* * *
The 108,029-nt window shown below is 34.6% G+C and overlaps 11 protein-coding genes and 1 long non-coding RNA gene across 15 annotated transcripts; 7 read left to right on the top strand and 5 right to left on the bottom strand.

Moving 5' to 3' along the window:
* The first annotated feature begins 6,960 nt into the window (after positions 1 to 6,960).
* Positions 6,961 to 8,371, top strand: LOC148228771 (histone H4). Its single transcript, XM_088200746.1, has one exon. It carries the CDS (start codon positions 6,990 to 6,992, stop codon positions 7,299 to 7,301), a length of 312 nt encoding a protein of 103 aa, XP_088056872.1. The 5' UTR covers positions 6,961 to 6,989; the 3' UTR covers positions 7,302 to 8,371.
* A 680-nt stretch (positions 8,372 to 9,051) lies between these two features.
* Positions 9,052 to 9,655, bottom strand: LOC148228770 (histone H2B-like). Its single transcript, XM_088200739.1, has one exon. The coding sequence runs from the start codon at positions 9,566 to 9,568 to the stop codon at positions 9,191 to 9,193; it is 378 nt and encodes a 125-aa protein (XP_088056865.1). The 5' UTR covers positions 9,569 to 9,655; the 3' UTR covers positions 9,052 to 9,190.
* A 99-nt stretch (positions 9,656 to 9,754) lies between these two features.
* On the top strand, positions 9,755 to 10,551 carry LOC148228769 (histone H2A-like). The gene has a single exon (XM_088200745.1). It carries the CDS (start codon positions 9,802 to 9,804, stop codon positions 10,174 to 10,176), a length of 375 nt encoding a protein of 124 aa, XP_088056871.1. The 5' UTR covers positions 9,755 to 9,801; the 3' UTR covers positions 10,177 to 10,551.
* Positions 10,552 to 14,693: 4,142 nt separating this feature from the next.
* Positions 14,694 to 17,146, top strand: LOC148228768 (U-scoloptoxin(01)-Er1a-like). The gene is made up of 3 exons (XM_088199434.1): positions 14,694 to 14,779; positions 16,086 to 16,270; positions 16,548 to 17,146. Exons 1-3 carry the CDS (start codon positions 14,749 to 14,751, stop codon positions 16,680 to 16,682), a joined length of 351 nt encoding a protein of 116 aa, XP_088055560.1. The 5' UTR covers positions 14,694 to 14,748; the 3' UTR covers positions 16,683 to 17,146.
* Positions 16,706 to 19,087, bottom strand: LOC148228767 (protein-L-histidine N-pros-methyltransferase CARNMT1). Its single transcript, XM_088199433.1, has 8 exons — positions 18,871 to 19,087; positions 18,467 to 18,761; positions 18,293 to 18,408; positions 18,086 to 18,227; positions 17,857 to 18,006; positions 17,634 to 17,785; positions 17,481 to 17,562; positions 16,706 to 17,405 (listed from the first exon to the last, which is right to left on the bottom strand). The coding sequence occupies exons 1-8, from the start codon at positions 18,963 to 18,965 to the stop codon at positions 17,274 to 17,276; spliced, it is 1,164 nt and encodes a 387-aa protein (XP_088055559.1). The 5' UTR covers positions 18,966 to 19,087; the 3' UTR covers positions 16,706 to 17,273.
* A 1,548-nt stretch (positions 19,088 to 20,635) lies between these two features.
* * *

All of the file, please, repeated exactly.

The 108,029-nt window shown below is 34.6% G+C and overlaps 11 protein-coding genes and 1 long non-coding RNA gene across 15 annotated transcripts; 7 read left to right on the top strand and 5 right to left on the bottom strand.

Moving 5' to 3' along the window:
* The first annotated feature begins 6,960 nt into the window (after positions 1 to 6,960).
* Positions 6,961 to 8,371, top strand: LOC148228771 (histone H4). Its single transcript, XM_088200746.1, has one exon. It carries the CDS (start codon positions 6,990 to 6,992, stop codon positions 7,299 to 7,301), a length of 312 nt encoding a protein of 103 aa, XP_088056872.1. The 5' UTR covers positions 6,961 to 6,989; the 3' UTR covers positions 7,302 to 8,371.
* A 680-nt stretch (positions 8,372 to 9,051) lies between these two features.
* Positions 9,052 to 9,655, bottom strand: LOC148228770 (histone H2B-like). Its single transcript, XM_088200739.1, has one exon. The coding sequence runs from the start codon at positions 9,566 to 9,568 to the stop codon at positions 9,191 to 9,193; it is 378 nt and encodes a 125-aa protein (XP_088056865.1). The 5' UTR covers positions 9,569 to 9,655; the 3' UTR covers positions 9,052 to 9,190.
* A 99-nt stretch (positions 9,656 to 9,754) lies between these two features.
* On the top strand, positions 9,755 to 10,551 carry LOC148228769 (histone H2A-like). The gene has a single exon (XM_088200745.1). It carries the CDS (start codon positions 9,802 to 9,804, stop codon positions 10,174 to 10,176), a length of 375 nt encoding a protein of 124 aa, XP_088056871.1. The 5' UTR covers positions 9,755 to 9,801; the 3' UTR covers positions 10,177 to 10,551.
* Positions 10,552 to 14,693: 4,142 nt separating this feature from the next.
* Positions 14,694 to 17,146, top strand: LOC148228768 (U-scoloptoxin(01)-Er1a-like). The gene is made up of 3 exons (XM_088199434.1): positions 14,694 to 14,779; positions 16,086 to 16,270; positions 16,548 to 17,146. Exons 1-3 carry the CDS (start codon positions 14,749 to 14,751, stop codon positions 16,680 to 16,682), a joined length of 351 nt encoding a protein of 116 aa, XP_088055560.1. The 5' UTR covers positions 14,694 to 14,748; the 3' UTR covers positions 16,683 to 17,146.
* Positions 16,706 to 19,087, bottom strand: LOC148228767 (protein-L-histidine N-pros-methyltransferase CARNMT1). Its single transcript, XM_088199433.1, has 8 exons — positions 18,871 to 19,087; positions 18,467 to 18,761; positions 18,293 to 18,408; positions 18,086 to 18,227; positions 17,857 to 18,006; positions 17,634 to 17,785; positions 17,481 to 17,562; positions 16,706 to 17,405 (listed from the first exon to the last, which is right to left on the bottom strand). The coding sequence occupies exons 1-8, from the start codon at positions 18,963 to 18,965 to the stop codon at positions 17,274 to 17,276; spliced, it is 1,164 nt and encodes a 387-aa protein (XP_088055559.1). The 5' UTR covers positions 18,966 to 19,087; the 3' UTR covers positions 16,706 to 17,273.
* A 1,548-nt stretch (positions 19,088 to 20,635) lies between these two features.